“The healthy social life is found when in the mirror of each human soul the whole community finds its reflection, and when in the community the strength of each human soul is living.”

— Rudolf Steiner

Maple Village Waldorf School is proud to be a part of one of the most diverse cities in the United States. Although Waldorf Education began 100 years ago in Northern Europe, today we cultivate an American curriculum; one that reflects and meets today’s student with respect, relevance, cultural awareness and inclusion. We feel fortunate to welcome a wide array of cultures, races, economic backgrounds, religious affiliations, gender identities, and sexual orientations represented in the body of our faculty, staff, parents and students. We value this multiplicity and consistently strive to ensure that the population of our school reflects that of our community. Through maintained collaborative relationships with diverse community groups, agencies and programs our students actively engaged in and contribute on a local and global level. Our students work with people experiencing homelessness, have adopted a child in South Africa, partnered with a school in Uganda for a water conservation project, have active pen-pals across the globe, and work with teams from all over the world for the International POPS Summit. 

AWSNA Position Statement on Diversity

“Waldorf schools are independent schools, which are designed to educate all children, regardless of their cultural or religious backgrounds. The pedagogical method is comprehensive, and, as part of its task, seeks to bring recognition and understanding to any world culture or religion. The Waldorf School, founded in 1919 by Rudolf Steiner, is not part of any church.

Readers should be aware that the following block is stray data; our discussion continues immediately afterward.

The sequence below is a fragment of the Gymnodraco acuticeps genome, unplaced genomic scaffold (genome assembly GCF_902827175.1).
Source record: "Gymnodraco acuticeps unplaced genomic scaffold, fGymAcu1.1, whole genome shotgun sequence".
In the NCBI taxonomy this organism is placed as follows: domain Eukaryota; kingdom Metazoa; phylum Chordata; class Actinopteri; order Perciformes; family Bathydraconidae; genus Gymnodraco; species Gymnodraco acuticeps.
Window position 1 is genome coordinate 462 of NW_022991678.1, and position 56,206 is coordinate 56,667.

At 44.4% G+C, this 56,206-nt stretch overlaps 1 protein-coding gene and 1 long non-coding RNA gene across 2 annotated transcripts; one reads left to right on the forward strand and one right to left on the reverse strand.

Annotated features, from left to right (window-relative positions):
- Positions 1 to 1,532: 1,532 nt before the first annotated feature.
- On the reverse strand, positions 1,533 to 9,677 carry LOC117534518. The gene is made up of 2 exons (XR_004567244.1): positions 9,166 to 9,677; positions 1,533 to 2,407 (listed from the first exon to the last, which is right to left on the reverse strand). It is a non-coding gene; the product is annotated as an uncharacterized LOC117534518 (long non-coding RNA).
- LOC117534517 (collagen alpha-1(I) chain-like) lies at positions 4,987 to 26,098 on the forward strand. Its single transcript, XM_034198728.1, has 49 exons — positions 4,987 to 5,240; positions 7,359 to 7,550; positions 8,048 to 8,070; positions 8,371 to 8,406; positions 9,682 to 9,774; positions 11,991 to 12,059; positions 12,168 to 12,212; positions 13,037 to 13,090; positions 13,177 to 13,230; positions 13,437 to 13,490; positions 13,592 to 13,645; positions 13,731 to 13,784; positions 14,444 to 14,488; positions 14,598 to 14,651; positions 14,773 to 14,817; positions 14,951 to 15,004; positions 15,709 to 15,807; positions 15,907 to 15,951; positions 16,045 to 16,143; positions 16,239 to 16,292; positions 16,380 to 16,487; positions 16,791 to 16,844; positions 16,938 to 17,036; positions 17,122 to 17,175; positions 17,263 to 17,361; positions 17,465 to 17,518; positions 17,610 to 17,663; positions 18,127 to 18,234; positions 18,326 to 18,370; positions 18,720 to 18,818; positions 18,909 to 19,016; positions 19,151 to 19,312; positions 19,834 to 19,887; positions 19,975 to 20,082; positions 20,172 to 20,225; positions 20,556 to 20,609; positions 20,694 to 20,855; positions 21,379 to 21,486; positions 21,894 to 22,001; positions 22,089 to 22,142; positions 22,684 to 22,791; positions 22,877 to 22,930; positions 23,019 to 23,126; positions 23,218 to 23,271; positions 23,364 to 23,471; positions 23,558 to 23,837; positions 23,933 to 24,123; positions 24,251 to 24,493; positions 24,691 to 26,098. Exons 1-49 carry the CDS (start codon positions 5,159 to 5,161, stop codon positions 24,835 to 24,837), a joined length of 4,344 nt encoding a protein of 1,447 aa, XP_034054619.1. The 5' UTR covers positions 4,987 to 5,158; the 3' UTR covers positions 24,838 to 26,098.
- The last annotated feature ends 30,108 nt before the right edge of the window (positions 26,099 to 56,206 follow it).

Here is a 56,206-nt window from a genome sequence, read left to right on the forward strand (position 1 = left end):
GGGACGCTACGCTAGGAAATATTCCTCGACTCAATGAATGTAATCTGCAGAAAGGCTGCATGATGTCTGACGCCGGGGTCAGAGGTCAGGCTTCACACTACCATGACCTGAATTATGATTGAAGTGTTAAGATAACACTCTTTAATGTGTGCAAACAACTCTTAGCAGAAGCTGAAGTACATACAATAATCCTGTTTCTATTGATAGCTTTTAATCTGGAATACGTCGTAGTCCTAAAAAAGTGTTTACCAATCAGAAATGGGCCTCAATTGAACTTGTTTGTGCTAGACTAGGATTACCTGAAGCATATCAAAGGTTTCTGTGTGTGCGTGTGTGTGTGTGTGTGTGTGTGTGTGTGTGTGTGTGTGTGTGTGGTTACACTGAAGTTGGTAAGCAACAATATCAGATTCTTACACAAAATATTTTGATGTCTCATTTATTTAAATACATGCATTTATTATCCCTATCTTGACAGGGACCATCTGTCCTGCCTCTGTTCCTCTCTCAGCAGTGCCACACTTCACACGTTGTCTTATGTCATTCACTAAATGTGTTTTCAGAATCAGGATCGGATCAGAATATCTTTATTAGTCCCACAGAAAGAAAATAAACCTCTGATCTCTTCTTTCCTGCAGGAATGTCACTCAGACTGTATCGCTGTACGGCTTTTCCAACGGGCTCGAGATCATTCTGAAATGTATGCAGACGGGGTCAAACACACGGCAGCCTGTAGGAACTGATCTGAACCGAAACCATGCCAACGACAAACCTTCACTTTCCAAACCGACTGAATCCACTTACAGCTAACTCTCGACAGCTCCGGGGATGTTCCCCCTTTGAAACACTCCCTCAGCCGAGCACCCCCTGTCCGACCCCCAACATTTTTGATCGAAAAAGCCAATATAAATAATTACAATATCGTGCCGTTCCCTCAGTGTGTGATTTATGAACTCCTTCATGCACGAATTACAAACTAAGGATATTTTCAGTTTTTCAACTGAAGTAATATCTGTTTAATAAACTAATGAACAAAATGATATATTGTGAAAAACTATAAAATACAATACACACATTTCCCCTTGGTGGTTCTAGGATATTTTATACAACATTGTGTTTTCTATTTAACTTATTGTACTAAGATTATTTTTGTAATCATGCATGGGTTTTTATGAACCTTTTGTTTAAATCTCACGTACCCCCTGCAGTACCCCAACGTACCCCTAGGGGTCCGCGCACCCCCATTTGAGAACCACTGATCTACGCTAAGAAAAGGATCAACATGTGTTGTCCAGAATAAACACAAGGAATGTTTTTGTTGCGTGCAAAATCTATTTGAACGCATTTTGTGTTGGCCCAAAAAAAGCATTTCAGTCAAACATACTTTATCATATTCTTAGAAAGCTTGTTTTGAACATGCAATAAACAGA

Waldorf schools are committed to developing the human potential of each child to its fullest. Admission to the schools is open to everyone, without regard to race, sex, creed, religion, national origin, or ethnicity. In company with many other tuition-based independent schools, Waldorf schools are actively seeking ways to increase the economic and ethnic diversity of their student populations.

It is a fundamental goal of our education to bring students to an understanding and experience of the common humanity of all the world’s peoples, transcending the stereotypes, prejudices, and divisive barriers of classification by sex, race and nationality. We most emphatically reject racism in all its forms, and embrace the principles of common humanity expressed by the founder of Waldorf education, Rudolf Steiner: ‘[We] must cast aside the division into races. [We] must seek to unite people of all races and nations, and to bridge the divisions and differences between various groups of people.'”